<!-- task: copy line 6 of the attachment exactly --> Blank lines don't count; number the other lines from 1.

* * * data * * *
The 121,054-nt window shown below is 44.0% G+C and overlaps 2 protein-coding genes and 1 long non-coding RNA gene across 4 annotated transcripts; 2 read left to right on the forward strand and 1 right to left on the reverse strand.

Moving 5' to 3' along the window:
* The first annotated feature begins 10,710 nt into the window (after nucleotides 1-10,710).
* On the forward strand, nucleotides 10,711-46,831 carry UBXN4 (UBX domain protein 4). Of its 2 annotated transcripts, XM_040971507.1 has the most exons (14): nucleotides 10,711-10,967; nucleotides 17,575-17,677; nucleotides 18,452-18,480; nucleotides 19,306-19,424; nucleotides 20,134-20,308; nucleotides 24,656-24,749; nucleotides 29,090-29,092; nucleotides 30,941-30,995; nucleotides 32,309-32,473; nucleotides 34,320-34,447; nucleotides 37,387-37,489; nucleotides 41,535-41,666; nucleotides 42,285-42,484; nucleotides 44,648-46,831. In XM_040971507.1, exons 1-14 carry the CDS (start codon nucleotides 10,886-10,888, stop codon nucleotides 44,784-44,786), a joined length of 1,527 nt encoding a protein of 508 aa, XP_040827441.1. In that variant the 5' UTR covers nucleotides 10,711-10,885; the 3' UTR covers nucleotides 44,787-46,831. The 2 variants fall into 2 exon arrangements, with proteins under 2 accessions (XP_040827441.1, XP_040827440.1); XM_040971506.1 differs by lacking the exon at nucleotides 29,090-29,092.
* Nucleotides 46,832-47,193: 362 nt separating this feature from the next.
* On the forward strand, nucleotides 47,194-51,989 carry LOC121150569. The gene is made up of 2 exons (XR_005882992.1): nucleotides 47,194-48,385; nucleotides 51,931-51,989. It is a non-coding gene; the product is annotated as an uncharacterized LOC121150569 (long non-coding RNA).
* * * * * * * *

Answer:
* On the forward strand, nucleotides 47,194-51,989 carry LOC121150569. The gene is made up of 2 exons (XR_005882992.1): nucleotides 47,194-48,385; nucleotides 51,931-51,989. It is a non-coding gene; the product is annotated as an uncharacterized LOC121150569 (long non-coding RNA).